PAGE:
The idea for the tokamak, a thermonuclear reactor whose construction is based on the toroidal magnetic confinement of a high-temperature fusion plasma, was first proposed in 1950 by Andrei Sakharov, my late husband. In collaboration with Igor Tamm, Sakharov wrote the first papers on the tokamak. The papers were classified until 1956, when Igor Kurchatov reported them at a conference in Harwell, UK, and were subsequently published in the Proceedings of the Second International Conference on the Peaceful Uses of Atomic Energy (Pergamon Press, 1961). This was the beginning of the worldwide work on controlled thermonuclear reaction. Because Sakharov and Tamm were working full-time on the development of a fusion bomb, Lev Artsimovich and Mikhail Leontovich were put in charge of work on the construction of a practical thermonuclear reactor in the USSR. Since Leontovich’s death in 1981, Evgenii Velikhov, who succeeded him, has been mistakenly perceived as the originator of the tokamak.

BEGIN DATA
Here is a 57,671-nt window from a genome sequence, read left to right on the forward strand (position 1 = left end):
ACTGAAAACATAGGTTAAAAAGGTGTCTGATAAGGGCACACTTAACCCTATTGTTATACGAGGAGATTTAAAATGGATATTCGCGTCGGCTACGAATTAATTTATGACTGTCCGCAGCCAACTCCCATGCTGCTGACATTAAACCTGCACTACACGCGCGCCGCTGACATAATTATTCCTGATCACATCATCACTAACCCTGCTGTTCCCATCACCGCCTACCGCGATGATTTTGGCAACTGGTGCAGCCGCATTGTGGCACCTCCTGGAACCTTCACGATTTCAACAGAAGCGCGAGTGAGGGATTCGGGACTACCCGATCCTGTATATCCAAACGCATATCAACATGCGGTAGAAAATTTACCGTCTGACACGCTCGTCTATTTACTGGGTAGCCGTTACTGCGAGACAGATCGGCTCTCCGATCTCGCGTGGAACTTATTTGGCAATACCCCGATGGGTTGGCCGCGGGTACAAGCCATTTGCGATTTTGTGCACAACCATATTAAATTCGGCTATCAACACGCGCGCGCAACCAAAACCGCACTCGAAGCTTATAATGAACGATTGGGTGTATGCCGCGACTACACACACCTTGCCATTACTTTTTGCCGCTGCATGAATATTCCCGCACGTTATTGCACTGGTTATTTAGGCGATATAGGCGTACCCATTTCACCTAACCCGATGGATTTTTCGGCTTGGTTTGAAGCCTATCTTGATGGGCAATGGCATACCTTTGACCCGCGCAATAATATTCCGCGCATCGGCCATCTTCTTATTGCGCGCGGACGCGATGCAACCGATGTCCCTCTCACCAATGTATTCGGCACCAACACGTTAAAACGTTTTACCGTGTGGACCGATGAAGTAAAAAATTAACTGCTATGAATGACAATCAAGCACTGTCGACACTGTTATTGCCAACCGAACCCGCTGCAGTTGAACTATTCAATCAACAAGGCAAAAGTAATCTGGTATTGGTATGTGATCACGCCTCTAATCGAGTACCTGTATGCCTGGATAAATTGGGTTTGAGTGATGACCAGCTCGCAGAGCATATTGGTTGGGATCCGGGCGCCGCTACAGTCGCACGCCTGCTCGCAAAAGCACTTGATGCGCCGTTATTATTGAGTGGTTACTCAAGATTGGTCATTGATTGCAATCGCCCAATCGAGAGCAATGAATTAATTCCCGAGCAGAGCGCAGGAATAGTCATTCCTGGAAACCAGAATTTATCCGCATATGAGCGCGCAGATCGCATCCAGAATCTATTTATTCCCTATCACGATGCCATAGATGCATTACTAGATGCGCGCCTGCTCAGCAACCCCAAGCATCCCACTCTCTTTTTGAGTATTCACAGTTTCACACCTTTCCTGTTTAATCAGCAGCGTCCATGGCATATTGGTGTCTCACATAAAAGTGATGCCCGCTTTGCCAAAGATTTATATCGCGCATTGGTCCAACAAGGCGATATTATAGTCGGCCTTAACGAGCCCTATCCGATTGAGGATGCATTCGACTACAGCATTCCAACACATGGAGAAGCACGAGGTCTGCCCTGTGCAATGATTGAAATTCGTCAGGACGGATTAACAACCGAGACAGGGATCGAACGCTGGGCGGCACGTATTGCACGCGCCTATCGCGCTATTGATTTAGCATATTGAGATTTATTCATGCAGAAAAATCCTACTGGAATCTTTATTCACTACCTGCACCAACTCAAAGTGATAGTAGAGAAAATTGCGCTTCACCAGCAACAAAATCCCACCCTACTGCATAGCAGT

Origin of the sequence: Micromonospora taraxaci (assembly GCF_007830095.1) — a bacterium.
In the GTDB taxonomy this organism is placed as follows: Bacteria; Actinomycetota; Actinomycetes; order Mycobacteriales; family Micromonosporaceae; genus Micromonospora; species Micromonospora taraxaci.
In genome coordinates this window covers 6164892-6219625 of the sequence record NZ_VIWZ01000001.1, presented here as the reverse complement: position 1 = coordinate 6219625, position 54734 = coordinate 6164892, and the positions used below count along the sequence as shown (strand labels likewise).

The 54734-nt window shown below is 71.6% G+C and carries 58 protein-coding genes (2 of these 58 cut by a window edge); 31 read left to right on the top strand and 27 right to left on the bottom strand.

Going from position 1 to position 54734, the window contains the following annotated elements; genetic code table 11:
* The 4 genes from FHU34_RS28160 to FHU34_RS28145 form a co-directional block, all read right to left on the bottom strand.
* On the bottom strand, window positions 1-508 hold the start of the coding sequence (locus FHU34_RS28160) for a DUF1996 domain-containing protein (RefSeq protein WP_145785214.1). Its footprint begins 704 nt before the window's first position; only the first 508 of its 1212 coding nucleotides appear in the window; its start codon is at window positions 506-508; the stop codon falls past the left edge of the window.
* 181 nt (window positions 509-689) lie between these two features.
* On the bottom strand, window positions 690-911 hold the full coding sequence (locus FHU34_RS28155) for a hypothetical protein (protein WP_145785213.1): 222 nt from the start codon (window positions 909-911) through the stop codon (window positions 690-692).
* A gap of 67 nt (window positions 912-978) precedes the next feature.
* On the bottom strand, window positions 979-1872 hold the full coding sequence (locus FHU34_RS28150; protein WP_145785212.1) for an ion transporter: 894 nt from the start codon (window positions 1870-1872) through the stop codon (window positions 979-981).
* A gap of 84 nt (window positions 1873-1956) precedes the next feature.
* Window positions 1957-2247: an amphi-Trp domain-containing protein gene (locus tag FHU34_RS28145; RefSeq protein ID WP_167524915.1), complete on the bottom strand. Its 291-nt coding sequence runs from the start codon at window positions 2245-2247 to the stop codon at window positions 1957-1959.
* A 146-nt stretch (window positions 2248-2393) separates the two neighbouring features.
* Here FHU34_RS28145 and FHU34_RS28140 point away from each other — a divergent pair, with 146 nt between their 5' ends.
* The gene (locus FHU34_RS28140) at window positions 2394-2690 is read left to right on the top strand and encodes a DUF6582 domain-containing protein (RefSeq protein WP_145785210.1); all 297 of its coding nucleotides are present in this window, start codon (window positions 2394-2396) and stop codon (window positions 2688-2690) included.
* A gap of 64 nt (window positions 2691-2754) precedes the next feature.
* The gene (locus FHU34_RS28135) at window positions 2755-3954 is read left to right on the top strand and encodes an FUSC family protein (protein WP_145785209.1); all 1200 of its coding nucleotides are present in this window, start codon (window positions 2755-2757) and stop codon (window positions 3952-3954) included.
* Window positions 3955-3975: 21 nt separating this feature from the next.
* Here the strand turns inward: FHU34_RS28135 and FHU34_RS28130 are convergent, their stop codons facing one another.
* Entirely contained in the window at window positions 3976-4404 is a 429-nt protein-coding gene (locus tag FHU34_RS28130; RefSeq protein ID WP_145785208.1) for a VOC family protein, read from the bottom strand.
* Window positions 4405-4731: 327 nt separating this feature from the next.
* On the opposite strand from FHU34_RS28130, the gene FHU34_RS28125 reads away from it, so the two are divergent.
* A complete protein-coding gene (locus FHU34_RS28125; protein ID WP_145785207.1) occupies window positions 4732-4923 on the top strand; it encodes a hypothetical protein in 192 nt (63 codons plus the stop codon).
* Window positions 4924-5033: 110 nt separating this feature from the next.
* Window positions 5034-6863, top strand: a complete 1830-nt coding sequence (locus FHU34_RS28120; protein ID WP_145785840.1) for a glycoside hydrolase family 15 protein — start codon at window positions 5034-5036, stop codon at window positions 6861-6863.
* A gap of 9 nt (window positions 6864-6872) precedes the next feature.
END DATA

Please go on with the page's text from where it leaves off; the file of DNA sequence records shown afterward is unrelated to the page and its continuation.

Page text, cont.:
In the USSR, Sakharov’s role was initially concealed due to the highly secret nature of his work on nuclear weapons, and then due to his ousting from the Soviet elite in 1968 when he took a public stand on human rights and other political issues. Now there is no reason to conceal his being the originator. In chapter 9 of his Memoirs (Alfred Knopf, 1990), Sakharov describes in some detail the early Soviet work on a thermonuclear reactor.